Although many aspects of the benchmarking process can be underpinned or driven by prescriptive guidelines and also managed along pre-determined timelines, the implementation of best practices is less amenable to prescriptiveness and time limitation. This is principally because the numbers, nature, scope and ease of implementation will vary significantly with the type of project and particulars of the organisation. Indeed, where many best practices are selected for implementation, it may be necessary and beneficial to implement the practices in stages or batches. It is also important to note that the benchmarking process does not end with the identification of best practices or indeed their implementation, it is also necessary to evaluate if the desired outcomes have been achieved and if not, to understand why and refine the practices as necessary.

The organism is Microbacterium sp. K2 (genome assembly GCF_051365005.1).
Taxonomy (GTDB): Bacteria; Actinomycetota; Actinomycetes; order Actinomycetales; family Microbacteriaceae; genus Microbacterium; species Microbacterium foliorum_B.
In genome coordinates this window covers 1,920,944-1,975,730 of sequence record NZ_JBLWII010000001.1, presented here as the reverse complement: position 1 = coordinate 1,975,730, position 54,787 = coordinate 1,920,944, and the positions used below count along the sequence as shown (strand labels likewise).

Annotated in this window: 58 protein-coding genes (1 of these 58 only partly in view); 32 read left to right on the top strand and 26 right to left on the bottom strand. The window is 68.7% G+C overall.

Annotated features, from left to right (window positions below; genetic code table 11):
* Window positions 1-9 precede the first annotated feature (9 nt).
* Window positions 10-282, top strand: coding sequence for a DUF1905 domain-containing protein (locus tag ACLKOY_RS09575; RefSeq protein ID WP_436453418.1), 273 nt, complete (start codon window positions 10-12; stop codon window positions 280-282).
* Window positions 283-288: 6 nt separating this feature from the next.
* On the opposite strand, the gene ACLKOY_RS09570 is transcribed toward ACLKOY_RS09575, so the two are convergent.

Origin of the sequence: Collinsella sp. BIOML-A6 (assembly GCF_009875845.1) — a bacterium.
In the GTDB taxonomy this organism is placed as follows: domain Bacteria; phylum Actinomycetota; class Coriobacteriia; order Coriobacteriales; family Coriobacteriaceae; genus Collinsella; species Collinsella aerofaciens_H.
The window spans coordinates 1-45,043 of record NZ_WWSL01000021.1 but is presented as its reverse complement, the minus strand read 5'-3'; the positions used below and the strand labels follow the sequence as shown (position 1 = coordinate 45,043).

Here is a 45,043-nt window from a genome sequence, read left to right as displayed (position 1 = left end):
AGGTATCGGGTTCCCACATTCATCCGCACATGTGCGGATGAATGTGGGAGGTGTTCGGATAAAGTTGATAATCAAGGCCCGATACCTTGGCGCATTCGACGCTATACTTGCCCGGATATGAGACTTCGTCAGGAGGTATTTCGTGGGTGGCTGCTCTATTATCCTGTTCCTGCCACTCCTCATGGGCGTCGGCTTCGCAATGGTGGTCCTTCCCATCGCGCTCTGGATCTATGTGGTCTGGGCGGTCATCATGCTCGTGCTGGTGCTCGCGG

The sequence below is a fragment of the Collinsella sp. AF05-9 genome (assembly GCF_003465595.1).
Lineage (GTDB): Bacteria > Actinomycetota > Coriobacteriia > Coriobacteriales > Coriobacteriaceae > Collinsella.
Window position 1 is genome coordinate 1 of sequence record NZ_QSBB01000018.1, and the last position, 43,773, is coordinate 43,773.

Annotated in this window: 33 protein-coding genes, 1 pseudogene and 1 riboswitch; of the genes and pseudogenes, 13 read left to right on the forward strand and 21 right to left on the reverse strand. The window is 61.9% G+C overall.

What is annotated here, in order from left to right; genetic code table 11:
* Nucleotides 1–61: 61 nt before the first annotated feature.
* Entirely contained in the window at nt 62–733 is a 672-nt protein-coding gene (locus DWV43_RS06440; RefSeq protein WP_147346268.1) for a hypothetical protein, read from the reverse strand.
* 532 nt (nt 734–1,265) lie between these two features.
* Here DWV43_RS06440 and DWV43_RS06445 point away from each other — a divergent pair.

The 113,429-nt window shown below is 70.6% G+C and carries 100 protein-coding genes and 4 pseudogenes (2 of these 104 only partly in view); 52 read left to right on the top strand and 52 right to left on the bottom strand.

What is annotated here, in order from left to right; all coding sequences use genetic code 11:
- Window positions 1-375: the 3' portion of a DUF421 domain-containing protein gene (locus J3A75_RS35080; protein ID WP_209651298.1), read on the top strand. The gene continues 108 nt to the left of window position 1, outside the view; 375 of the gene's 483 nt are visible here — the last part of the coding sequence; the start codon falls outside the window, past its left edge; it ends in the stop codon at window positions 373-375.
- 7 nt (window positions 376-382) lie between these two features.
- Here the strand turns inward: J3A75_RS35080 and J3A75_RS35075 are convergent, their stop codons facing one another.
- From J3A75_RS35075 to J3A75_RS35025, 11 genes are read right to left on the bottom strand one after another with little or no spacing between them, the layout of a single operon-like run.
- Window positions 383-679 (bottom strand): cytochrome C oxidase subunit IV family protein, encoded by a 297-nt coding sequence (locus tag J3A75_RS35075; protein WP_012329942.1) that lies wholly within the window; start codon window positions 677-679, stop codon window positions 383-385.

With this in mind, we returned to a sweltering Dubai in August 2019, 15 months after the completion of the second round of ‘Dubai We Learn’ (DWL) to visit three exemplar ‘7 Stars’ projects. ‘Dubai We Learn’ is an initiative of the Dubai Government Excellence Programme (DGEP) in collaboration with the Centre for Organisational Excellence Research (COER) based at Massey University New Zealand. The second round of ‘Dubai We Learn’ benchmarking projects consisted of 11 projects in different Dubai Government entities and took place between March 2017 and April 2018. Details of the 11 projects and their achievements by April 2018 are available in an e-book (to be published soon). Three of the eleven benchmarking projects were 7 stars for benchmarking proficiency based on the TRADE Benchmarking Methodology that was adopted to drive the DWL projects.